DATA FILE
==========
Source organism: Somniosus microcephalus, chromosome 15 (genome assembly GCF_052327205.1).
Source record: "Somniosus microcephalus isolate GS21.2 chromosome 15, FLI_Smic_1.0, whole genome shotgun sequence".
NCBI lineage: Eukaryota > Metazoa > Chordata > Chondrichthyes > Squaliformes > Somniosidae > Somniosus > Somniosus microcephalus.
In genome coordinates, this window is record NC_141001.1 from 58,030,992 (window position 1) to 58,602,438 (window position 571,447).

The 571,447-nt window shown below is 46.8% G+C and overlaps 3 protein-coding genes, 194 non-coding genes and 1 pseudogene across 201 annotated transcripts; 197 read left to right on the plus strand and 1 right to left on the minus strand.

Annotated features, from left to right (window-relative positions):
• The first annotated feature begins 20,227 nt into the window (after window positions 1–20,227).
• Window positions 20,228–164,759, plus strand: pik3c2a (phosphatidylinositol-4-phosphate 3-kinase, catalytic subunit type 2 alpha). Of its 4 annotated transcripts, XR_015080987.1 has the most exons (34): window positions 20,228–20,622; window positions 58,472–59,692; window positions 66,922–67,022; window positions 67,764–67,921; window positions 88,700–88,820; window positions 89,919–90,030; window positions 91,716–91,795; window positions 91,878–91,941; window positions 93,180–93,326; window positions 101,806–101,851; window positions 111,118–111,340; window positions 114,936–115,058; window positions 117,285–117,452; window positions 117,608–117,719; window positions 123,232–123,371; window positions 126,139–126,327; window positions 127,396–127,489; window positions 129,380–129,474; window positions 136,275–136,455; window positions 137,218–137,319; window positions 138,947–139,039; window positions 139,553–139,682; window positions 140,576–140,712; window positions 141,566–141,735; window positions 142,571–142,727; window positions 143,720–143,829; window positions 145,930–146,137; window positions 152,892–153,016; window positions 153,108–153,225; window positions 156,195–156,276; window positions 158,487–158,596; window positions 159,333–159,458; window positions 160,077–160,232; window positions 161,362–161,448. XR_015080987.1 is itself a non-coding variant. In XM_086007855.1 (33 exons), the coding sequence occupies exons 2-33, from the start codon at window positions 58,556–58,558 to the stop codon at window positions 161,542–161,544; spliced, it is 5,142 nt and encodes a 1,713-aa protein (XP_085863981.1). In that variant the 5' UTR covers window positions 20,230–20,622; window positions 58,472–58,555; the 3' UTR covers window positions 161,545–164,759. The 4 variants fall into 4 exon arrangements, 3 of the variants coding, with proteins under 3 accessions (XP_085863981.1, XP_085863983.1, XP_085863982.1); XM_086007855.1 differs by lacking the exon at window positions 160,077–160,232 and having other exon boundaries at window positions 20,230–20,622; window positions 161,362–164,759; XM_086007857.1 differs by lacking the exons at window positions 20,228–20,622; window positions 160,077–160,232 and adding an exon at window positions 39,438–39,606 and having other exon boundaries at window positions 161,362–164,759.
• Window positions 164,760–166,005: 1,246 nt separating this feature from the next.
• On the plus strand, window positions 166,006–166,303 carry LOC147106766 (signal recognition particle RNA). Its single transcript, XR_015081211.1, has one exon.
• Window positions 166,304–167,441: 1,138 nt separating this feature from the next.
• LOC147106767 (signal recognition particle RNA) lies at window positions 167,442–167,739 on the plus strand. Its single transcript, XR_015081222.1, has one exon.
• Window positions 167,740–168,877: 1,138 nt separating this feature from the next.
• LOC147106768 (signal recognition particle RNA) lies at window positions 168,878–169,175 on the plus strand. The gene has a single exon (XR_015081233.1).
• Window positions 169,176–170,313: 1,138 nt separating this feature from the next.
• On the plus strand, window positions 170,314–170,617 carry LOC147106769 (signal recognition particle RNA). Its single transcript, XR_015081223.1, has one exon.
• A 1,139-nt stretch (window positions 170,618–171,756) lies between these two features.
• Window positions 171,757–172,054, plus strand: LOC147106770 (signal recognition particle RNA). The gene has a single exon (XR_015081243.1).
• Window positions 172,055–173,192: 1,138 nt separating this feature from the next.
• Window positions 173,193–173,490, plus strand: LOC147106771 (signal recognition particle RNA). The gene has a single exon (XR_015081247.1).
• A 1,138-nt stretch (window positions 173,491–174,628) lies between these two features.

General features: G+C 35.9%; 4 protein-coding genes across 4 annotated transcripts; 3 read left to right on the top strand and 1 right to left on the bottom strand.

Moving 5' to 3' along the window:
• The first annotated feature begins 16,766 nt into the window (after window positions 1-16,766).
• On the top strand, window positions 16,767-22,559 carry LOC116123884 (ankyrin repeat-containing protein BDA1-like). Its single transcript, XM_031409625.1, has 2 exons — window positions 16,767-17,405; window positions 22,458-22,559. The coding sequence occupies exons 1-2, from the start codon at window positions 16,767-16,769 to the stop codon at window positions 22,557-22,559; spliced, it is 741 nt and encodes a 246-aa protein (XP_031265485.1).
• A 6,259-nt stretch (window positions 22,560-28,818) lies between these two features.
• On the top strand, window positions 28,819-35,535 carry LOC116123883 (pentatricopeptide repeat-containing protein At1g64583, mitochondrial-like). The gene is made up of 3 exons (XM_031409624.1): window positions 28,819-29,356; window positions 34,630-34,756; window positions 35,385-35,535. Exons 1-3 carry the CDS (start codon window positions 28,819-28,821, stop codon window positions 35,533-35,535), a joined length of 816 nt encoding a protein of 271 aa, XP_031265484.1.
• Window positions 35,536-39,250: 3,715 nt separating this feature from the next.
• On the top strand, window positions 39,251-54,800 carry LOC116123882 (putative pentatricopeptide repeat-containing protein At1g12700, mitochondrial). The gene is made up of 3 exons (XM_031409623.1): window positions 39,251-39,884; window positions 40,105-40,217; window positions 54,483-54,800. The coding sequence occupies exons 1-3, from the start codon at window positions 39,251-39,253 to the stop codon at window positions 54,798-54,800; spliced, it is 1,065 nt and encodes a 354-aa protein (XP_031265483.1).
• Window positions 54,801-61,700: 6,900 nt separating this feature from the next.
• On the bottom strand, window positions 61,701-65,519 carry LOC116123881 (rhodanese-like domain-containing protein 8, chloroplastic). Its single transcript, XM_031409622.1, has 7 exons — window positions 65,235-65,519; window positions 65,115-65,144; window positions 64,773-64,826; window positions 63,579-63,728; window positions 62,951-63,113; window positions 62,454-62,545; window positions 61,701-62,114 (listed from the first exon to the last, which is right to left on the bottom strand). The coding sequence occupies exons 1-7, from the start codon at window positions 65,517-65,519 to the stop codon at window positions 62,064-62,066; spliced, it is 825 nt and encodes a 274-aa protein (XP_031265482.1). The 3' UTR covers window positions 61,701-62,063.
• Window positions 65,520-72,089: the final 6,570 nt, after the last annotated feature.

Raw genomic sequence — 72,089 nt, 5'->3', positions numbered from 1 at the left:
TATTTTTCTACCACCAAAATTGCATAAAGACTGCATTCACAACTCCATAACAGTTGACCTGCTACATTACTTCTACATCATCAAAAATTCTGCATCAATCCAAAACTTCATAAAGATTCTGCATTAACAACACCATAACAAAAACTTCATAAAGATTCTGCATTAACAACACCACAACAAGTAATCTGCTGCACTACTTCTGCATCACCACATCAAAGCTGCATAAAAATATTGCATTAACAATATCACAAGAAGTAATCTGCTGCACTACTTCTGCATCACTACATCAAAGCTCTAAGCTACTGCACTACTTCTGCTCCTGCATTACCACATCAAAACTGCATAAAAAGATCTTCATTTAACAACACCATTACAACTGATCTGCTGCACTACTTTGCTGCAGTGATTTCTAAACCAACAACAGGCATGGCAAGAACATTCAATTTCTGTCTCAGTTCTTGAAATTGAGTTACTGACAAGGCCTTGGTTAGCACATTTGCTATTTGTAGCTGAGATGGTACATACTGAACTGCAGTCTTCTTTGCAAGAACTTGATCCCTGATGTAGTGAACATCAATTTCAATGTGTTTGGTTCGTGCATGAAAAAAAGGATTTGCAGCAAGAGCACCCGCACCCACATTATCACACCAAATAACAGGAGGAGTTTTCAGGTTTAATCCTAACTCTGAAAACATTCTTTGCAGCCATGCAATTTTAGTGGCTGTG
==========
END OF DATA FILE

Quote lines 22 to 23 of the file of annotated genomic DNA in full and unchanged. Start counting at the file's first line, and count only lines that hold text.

General features: G+C 35.9%; 4 protein-coding genes across 4 annotated transcripts; 3 read left to right on the top strand and 1 right to left on the bottom strand.

Moving 5' to 3' along the window: